These are Tom Hamel’s teammates. Their roads to Tommy Amaker’s team, though, couldn’t have been more different. Tom Hamel didn’t have scholarship offers from high-major programs. He didn’t have scholarship offers from mid-major programs. He didn’t have scholarship offers from low-major programs. He didn’t even start for his high school basketball team (more on that in a bit). All he had was a plan that was completely nuts. Just ask his parents.
The thing about 300-yard shuttle runs at the Institute of Performance Fitness in Andover, Mass., is that they’re not 300 yards. They’re actually 1,050. Not until you’ve already sprinted 25 yards, then 50 yards, then 75 yards, then 100 yards, then 25 yards, then 50 yards, then 75 yards, then 200 yards, then 25 yards, then 50 yards, and then 75 yards—then you get to the eponymous sprint.
Tom Hamel says the 300-yard shuttle runs were the worst part—those or the bike sprints. Neither was as bad, though, as, getting out of bed four days a week for an entire summer at 5 a.m.
Of their son’s plan for the summer before his first semester at Harvard, Cathy Hamel and her husband were skeptical.
“We were just like, ‘Wow, that’s pretty crazy,’” she recalls.
If you ask him now, Tom Hamel will admit it was a little crazy.
“That was kind of…” Hamel pauses. “I guess a little bit dumb in hindsight.”
Maybe a little—when you consider that Hamel was training to play for a coach he had never met.
But that’s what Hamel decided to do after he got into Harvard and his dad made that joke that turned out to be not such a joke: you’re way too tall to be done playing basketball.
“It kind of sunk in,” Hamel recalls, “and I thought I might as well give it a shot.”
Nobody on the Harvard basketball team or its coaching staff knew Tom Hamel would be giving it a shot.
They didn’t find out until he showed up at Lavietes Pavilion one fall afternoon in 2010 and said he wanted to try out.
Tom Hamel played high school basketball at Philips Andover—just 20 miles north of Cambridge—but nobody on the Harvard staff knew about him or had seen him play. But they saw he was 6’9”, and, fortunately for Tom Hamel, they were short on numbers in the frontcourt.
From the previous year’s team, two forwards had graduated, one had quit, and three had suffered injuries, leaving the Crimson with just three healthy big men for parts of the preseason. This made intrasquad scrimmaging a challenge.
So Hamel was offered a chance to play informal pickup with the team, at least for a couple weeks. Then the staff would reevaluate.
Tom Hamel’s Harvard basketball career got off to a rocky start. His first run with the team, Hamel was assigned sophomore Jeff Georgatos, a reserve forward. Hamel remembers Georgatos scoring on him five or six times in a row that first day.
“I was just shaking my head like, ‘I cannot stop this kid,’” Hamel remembers thinking.
But he showed up again the next day, and he kept showing up.
To Oliver McNally, at the time one of the team’s captains, that consistency stood out.
“He gave really good effort and loved the game,” McNally remembers. “He was the guy that every program needs in college.”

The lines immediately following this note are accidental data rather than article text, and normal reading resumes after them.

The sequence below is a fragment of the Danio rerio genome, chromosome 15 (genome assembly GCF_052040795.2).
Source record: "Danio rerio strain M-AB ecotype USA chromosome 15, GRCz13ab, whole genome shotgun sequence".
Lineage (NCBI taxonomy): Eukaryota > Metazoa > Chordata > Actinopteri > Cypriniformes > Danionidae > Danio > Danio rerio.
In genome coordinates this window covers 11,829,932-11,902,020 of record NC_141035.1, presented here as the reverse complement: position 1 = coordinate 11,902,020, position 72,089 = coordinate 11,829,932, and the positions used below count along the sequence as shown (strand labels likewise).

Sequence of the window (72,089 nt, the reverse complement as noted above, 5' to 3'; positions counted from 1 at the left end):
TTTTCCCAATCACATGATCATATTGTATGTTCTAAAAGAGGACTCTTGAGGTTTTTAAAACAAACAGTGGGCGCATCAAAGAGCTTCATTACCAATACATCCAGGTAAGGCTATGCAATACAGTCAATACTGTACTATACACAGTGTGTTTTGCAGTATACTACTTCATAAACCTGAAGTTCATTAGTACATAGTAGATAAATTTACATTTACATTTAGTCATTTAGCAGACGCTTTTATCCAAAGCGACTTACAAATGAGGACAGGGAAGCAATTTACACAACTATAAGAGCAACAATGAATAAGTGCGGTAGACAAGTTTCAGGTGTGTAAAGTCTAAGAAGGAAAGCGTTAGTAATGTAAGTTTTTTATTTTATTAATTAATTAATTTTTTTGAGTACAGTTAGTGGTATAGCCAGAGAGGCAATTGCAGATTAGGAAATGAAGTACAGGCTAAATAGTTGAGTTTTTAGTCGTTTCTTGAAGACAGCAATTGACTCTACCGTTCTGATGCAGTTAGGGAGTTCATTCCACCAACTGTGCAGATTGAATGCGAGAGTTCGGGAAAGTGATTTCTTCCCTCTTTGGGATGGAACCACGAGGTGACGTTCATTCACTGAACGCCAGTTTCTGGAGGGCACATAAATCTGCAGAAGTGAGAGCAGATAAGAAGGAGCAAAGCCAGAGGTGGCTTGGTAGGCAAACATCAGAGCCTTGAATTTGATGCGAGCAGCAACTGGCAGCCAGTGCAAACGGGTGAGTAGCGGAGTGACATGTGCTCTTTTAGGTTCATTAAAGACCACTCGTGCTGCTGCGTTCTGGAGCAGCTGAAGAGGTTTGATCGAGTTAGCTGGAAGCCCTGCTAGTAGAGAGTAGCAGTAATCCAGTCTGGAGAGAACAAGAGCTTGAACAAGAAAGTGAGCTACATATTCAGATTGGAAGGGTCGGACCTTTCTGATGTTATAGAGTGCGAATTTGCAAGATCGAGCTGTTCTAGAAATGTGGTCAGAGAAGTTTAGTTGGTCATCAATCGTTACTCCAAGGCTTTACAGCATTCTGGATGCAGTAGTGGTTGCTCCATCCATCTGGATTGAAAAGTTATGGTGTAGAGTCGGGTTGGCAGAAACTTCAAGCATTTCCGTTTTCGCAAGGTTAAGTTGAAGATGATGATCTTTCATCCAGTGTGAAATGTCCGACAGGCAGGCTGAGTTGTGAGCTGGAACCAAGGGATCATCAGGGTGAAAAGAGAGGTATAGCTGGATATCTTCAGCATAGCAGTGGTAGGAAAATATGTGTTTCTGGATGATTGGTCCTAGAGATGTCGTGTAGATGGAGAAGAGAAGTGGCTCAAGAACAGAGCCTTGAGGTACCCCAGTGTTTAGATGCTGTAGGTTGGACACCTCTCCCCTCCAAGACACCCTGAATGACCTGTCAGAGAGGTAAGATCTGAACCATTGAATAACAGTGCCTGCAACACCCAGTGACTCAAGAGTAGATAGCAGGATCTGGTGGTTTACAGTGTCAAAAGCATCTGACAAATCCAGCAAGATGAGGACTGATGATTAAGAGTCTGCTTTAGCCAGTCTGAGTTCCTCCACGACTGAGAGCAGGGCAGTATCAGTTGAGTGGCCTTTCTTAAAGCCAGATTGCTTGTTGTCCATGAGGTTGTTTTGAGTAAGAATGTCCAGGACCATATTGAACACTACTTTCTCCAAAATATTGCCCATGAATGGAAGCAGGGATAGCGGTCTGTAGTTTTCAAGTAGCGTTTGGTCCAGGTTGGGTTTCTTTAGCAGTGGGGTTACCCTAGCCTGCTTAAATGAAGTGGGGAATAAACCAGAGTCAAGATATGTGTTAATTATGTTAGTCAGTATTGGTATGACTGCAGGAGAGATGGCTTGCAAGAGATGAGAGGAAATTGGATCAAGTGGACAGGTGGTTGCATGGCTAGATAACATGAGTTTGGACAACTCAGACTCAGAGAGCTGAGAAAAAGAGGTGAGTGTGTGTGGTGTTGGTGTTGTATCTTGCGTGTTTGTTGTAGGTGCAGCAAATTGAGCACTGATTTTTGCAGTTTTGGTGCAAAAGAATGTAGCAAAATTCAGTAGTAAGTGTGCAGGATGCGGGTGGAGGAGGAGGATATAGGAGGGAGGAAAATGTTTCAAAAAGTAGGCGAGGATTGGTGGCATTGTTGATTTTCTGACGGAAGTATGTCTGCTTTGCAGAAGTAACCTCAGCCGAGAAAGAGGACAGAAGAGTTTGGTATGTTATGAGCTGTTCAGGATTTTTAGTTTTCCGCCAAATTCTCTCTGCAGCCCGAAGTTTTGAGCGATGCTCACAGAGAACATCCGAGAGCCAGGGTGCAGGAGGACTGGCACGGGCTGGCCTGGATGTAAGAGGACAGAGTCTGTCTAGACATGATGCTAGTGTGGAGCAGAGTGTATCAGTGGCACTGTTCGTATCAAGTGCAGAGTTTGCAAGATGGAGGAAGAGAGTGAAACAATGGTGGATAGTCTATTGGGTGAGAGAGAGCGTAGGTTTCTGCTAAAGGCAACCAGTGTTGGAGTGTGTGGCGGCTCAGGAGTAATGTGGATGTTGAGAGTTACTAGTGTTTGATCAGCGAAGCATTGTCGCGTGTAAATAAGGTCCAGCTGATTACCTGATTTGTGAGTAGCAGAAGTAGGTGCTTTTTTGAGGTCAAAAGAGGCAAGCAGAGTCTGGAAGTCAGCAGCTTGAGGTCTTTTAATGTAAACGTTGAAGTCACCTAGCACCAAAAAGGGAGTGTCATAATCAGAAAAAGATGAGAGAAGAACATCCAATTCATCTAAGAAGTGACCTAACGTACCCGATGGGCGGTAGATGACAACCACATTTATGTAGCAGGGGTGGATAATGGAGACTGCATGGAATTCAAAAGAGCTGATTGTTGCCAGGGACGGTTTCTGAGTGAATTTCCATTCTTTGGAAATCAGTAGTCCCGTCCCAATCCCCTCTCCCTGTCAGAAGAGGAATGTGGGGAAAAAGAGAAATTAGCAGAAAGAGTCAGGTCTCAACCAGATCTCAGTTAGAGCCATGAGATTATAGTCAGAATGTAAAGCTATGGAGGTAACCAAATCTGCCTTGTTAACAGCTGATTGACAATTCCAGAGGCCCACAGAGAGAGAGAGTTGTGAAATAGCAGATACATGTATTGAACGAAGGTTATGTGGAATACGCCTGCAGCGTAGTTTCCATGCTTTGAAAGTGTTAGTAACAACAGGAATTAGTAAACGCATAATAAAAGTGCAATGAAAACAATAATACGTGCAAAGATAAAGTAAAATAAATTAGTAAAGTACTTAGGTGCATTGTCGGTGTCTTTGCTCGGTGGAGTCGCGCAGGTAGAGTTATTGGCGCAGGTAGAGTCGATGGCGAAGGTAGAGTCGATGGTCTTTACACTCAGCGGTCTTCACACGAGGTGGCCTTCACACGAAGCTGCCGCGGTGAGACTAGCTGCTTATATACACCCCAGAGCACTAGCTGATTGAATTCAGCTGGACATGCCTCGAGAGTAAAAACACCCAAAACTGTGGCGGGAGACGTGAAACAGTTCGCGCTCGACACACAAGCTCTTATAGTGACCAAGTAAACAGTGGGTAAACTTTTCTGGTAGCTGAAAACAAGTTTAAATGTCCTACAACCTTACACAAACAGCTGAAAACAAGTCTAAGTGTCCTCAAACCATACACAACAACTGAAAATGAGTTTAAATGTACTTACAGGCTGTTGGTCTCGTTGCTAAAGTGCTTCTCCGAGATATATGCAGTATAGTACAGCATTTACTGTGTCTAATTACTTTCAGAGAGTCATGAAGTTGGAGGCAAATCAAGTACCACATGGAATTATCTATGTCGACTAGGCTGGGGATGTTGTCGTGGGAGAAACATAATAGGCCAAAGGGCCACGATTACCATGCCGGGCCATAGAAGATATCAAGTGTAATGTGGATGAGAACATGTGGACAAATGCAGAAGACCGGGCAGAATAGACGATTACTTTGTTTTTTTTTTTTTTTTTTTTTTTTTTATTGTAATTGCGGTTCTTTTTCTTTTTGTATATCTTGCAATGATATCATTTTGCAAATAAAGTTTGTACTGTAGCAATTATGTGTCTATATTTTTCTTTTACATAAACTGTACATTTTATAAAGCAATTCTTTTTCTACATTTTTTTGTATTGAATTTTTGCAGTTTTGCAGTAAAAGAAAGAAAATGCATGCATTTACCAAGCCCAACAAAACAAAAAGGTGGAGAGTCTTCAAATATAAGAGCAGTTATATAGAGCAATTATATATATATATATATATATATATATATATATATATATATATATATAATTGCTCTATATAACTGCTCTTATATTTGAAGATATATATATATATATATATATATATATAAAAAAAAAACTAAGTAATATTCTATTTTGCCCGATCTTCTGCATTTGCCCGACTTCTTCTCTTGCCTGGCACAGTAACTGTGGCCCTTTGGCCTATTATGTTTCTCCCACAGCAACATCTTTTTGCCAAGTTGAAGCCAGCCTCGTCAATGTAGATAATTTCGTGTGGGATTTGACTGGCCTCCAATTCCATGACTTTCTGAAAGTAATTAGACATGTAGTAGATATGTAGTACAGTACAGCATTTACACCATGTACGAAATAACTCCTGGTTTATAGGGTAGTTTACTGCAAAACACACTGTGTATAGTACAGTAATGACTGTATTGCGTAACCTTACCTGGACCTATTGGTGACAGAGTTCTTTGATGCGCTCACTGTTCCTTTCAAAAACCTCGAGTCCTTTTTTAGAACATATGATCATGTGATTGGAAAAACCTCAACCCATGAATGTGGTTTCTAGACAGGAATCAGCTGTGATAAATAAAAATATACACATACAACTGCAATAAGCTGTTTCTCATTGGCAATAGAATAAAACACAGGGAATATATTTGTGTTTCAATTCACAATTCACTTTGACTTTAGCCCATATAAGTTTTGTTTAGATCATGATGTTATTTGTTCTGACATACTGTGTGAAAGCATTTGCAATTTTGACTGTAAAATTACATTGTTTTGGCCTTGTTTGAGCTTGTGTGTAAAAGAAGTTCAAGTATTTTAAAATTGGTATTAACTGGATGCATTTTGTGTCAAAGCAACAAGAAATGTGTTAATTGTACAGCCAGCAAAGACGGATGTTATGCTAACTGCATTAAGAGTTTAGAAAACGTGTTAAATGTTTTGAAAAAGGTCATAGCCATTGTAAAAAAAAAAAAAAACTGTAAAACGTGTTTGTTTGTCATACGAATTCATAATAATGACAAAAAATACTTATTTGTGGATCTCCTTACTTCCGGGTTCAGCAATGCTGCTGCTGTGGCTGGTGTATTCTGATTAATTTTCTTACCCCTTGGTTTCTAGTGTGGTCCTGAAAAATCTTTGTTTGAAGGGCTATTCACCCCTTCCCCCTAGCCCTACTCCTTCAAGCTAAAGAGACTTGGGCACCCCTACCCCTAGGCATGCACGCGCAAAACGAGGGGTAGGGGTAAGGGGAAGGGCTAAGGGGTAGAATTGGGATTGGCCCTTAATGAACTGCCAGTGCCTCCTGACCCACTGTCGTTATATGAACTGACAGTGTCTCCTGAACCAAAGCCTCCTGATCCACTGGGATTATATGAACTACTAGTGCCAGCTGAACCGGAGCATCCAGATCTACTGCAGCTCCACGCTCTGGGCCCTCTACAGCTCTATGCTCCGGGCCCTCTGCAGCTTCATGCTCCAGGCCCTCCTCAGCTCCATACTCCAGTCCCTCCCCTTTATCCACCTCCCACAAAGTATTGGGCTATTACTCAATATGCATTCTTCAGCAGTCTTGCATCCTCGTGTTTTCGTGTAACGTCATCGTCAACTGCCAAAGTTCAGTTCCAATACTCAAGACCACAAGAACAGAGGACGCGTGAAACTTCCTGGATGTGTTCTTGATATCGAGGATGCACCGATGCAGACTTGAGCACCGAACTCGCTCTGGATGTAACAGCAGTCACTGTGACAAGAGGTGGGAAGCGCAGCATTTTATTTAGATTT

Tom Hamel admits he was probably the worst player on the court. But with time he grew comfortable.
“He could finish around the rim,” McNally says. “He held his own just fine.”
Before the coaching staff made a decision on Hamel’s future, they wanted to hear from the players. McNally remembers visiting Amaker’s office after one pickup game.
“I just told [Amaker] how it was,” McNally recalls. “[Hamel’s] a big body who played hard.”
Amaker liked what he heard.
“They all talked of him as a guy that was always there, was always working, was always positive,” Amaker says.
Over the weekend, Hamel got a call from Harvard assistant coach Brian DeStefano. There was a spot on the team for him.
“I remember texting and calling my parents,” Hamel says. “Just kind of this feeling of giddiness, like, ‘Holy crap this actually worked.’”
When he got the message, John Hamel thought his son was kidding.
But this was no joke—something Tom Hamel learned fast. One week into his Harvard basketball career, after the team did poorly on a sprinting test, the coaching staff scheduled a brutal sprint workout at 5 a.m.
“One of the harder ones I’ve ever done,” Hamel says.
That morning a question crossed his mind. Do I really want to do this?
But Hamel showed up again the next day. And since that morning, Hamel has run countless sprints, he’s spent every January on a cold, empty campus, he’s missed every spring break, and he’s scored zero points. But since that morning, Hamel says he’s never again thought about quitting.
Former Philips Andover coach Leon Modeste didn’t find out that his former player had walked onto the Harvard basketball team until he received a call from a friend who had gone to Lavietes and seen Tom Hamel in layup lines. None of this surprised Coach Mo: That’s just Tom. He had spent enough time with the guy to know that he wasn’t one to draw attention to himself—kind of like that time Tom Hamel lost his starting spot.
It was the start of Hamel’s junior season at Andover, and Hamel was supposed to be the team’s starting center. He had played JV as a freshman and had earned a spot on varsity as a sophomore. After a year as a reserve, it was his turn to step into the starting lineup.
“That was what I had, you know, worked for and planned for,” Hamel says. “I was focused on earning more playing time as I went up the ladder.”